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Rural–urban healthcare gulf still wide: AIHW


Doug Hendrie


23/10/2019 11:54:21 AM

The health gap between Australia’s cities, regions and remote areas remains wide, according to new data from the AIHW.

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Health gap between cities and remote areas remains wide, new data finds.

The total disease burden in remote and very remote areas was 40% higher than in major cities, as of 2015.
 
The new data in the Australian Institute of Health and Welfare’s (AIHW’s) Rural and remote health report shows potentially preventable hospitalisation rates in very remote areas were 2.5 times higher than in major cities as of 2017–18, with the rate in remote areas 1.7 times as high.
 
Overall, people in very remote areas were hospitalised almost twice as often as those in major cities, as of 2017–18.  
 
Access to healthcare remains a key challenge, with Australians in remote and very remote areas aged over 45 more likely to report access as a barrier compared to cities, as of 2016.  
 
The gulf is clearest between remote and very remote areas compared to regional and urban areas, with potentially avoidable hospitalisation rates only slightly higher in regional areas compared to urban.
 
But the healthcare divide does not translate to lower satisfaction, with a key 2015 Household Income and Labour Dynamics in Australia (HILDA) survey finding Australians living in small towns of fewer than 1000 people reported generally higher levels of life satisfaction compared to their urban counterparts.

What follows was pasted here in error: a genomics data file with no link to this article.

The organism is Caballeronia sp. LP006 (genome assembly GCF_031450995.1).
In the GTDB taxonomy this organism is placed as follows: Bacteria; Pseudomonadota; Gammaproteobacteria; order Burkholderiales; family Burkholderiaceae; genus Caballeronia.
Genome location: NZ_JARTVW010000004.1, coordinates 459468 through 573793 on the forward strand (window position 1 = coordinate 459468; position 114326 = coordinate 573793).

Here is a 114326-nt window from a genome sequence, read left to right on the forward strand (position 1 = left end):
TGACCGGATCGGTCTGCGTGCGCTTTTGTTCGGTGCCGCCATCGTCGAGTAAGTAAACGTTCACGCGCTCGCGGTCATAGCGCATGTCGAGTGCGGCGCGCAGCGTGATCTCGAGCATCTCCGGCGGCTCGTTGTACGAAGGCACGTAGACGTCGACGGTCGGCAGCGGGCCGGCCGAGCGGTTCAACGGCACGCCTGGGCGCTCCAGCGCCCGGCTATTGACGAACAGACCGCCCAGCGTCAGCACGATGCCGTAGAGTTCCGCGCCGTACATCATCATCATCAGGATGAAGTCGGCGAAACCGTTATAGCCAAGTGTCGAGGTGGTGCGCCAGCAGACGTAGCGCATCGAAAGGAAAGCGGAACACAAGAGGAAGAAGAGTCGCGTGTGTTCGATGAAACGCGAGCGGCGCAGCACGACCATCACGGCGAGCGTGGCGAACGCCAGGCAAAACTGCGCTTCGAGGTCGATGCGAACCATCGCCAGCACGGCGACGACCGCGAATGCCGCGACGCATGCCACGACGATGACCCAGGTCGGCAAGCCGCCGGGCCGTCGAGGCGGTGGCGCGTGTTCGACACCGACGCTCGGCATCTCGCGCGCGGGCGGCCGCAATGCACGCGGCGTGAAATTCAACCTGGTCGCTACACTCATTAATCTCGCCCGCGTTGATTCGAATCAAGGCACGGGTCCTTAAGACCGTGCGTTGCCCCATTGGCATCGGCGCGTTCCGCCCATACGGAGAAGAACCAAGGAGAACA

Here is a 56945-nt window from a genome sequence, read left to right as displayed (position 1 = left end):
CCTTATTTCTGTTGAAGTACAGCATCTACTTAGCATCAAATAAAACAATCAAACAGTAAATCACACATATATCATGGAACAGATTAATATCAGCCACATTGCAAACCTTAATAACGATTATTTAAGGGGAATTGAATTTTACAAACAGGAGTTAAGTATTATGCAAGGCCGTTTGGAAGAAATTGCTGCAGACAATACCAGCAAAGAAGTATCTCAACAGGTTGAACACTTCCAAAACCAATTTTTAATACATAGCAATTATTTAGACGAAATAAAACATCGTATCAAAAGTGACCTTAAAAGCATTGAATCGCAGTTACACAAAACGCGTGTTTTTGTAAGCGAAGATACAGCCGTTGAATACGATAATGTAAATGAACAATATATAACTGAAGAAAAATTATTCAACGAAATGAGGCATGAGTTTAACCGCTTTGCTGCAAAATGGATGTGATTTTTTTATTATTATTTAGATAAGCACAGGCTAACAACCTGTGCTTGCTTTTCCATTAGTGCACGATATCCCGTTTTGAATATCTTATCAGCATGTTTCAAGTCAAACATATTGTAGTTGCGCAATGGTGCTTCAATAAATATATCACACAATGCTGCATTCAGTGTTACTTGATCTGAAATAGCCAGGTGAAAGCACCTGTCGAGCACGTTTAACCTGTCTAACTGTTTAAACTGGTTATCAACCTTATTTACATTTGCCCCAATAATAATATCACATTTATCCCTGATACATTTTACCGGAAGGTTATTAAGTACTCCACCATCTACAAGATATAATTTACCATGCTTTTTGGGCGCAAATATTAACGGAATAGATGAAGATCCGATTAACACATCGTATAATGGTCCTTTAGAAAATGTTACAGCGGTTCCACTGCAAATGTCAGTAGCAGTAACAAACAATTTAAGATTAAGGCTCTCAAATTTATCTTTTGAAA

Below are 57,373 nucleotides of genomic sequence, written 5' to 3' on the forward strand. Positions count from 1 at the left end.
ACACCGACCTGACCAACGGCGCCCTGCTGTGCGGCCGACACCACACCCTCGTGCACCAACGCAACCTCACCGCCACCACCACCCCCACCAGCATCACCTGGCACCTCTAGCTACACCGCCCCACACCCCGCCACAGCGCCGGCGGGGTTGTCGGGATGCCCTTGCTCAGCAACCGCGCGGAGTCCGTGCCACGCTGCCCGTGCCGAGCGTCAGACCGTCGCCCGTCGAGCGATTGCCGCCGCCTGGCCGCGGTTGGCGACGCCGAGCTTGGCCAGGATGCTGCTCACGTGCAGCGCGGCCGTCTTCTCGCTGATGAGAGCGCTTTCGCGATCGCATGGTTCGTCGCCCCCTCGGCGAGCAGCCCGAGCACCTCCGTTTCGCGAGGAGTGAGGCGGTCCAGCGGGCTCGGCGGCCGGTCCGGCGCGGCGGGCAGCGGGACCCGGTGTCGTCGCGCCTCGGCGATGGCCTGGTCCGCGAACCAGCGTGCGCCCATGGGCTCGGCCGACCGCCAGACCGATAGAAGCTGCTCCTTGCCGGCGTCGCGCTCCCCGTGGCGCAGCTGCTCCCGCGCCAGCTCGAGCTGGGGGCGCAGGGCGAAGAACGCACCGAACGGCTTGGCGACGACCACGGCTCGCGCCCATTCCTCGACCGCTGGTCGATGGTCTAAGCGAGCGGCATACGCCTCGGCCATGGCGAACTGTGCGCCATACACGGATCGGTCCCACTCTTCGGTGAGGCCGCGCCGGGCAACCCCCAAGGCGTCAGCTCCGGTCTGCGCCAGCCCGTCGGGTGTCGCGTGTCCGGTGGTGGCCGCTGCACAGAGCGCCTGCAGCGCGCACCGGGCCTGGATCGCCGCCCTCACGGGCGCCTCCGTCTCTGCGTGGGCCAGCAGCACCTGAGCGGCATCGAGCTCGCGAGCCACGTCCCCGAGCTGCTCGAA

Rural and remote Australians also report better connectedness to their community, better social cohesion, and higher levels of community participation, volunteering and informal support.

Major cities are home to 72% of Australians, followed by 18% in regional areas, 8.2% in outer-regional, 1.2% in remote and 0.8% in very remote areas.
 
Smoking rates are notably higher outside of major cities, with almost 20% in outer-regional and remote areas smoking daily, compared to 12.8% in cities.
 
Many chronic conditions were seen at the same prevalence across all remoteness areas in 2017–18. Exceptions include mental and behavioural issues, which were highest in inner-regional areas (26%), compared to major cities (21%).
 
Asthma was highest in inner-regional, outer-regional and remote areas (13%) compared to major cities (11%).
 
Diabetes was higher in outer-regional and remote areas (7%) compared to cities (5.6%).
 
The longstanding healthcare gap between Aboriginal and Torres Strait Islander people and non-Indigenous Australians is a potential factor in these outcomes.
 
Aboriginal and Torres Strait Islander people are more likely to have higher rates of chronic conditions, hospitalisations and poorer health outcomes than non-Indigenous Australians.
 
‘The differences in health outcomes in remote and very remote areas may be due to the characteristics of these populations,’ the AIHW states.
 
In major cities, 1.7% of people are Aboriginal and Torres Strait Islanders, with the proportion rising to 47% in very remote areas.



aboriginal and torres strait islander health health gap healthcare access rural health



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